The books was launched it its original Swedish-language version last year on World Diabetes Day and the English-language version has just been launched and is now available.

This book is not just for people with type 1 diabetes, although, with its stories of hope it certainly would be a wonderful thing to give someone newly diagnosed! It is also for friends and families of those living with type 1, and people who really have no significant connection to type 1 diabetes, because it provides an understanding of the complexities of the condition that we live with and offers a very personal insight into life with type 1.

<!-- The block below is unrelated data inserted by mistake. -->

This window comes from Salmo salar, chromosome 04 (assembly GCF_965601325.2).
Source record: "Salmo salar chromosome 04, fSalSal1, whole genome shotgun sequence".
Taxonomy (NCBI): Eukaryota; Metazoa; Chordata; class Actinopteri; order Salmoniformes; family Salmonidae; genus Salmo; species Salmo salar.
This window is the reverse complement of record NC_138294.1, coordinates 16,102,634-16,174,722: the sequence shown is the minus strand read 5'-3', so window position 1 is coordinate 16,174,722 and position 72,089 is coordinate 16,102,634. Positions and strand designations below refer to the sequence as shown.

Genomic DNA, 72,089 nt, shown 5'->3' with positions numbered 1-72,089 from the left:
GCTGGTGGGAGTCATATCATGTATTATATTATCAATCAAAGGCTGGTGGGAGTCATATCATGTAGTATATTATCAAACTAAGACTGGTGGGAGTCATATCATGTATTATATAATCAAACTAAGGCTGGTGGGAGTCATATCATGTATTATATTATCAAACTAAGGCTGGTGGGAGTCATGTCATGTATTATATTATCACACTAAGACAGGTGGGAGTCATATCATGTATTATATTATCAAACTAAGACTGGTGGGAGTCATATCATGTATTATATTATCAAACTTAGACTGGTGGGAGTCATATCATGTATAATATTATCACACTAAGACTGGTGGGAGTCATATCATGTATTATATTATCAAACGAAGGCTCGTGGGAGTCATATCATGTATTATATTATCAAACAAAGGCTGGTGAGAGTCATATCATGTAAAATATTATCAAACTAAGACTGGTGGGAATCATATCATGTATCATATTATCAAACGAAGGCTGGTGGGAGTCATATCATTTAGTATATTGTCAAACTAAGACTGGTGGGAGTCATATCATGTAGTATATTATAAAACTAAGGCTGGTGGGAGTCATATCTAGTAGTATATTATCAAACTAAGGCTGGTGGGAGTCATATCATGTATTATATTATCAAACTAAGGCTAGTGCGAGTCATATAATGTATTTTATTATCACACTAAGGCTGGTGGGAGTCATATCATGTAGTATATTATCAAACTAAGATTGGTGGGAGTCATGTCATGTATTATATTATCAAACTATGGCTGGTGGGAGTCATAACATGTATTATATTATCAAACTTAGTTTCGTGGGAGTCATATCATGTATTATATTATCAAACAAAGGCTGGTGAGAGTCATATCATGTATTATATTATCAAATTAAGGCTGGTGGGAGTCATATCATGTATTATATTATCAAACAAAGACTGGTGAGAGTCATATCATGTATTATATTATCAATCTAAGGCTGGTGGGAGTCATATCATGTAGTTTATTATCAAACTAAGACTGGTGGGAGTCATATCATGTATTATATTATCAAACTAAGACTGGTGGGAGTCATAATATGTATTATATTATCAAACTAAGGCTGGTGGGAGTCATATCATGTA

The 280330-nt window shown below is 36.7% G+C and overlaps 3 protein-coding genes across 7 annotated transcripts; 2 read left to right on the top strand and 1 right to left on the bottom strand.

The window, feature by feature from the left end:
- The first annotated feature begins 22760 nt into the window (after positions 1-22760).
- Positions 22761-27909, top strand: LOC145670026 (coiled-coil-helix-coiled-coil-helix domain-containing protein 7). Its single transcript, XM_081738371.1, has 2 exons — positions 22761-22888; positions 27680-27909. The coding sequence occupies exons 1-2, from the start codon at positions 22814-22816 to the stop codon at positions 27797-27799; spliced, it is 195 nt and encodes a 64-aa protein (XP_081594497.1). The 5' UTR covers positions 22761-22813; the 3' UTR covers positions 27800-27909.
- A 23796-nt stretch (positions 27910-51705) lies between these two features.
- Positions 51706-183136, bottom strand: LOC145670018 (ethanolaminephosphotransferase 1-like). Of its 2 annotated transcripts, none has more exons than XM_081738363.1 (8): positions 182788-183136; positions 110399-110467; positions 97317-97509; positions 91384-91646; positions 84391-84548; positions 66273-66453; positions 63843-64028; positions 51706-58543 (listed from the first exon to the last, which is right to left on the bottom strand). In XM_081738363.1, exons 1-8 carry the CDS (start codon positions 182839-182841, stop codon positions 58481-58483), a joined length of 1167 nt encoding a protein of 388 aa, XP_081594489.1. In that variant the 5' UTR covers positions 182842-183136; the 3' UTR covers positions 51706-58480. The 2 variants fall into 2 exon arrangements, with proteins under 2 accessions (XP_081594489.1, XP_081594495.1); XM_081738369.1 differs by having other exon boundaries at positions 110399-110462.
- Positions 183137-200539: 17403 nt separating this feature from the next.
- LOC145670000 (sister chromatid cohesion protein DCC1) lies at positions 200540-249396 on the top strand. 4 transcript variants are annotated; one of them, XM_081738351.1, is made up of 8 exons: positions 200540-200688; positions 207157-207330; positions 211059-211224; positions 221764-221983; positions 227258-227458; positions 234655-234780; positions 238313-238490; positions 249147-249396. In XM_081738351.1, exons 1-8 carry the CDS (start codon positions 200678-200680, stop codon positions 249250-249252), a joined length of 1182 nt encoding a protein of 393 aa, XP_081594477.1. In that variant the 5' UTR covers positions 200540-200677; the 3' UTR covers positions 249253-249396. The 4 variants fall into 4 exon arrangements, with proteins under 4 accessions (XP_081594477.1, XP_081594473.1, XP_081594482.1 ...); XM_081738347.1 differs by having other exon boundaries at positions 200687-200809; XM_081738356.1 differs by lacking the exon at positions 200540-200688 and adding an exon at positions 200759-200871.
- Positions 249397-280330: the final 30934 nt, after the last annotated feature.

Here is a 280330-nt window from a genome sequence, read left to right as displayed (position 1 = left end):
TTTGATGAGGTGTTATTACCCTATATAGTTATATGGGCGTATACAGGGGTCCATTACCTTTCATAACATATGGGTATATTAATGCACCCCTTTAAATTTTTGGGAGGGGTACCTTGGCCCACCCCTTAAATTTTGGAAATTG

You can order your copy of the book here.

GIVEAWAY GIVEAWAY GIVEAWAY

I have three copies of ‘We can, want and dare …and we have type 1 diabetes!’ to give away to Aussie-based readers of Diabetogenic, thanks to the team at Anna PS. Just click here and send me a message telling my why you would like a copy. Keep it short – brevity is key here!

DISCLOSURE

I was invited to provide my profile for the book and received no payment for my contribution. I will receive a signed copy of the book for my bookshelf, though, and can’t wait to see it!

Our daughter starts back at school today. It’s her first day at secondary school – a significant day, and as I waved good bye to her this morning, watching her walk into the school theatre for morning briefing, I realised that this is one of those really big transitions in a person’s life. And a parent’s life too…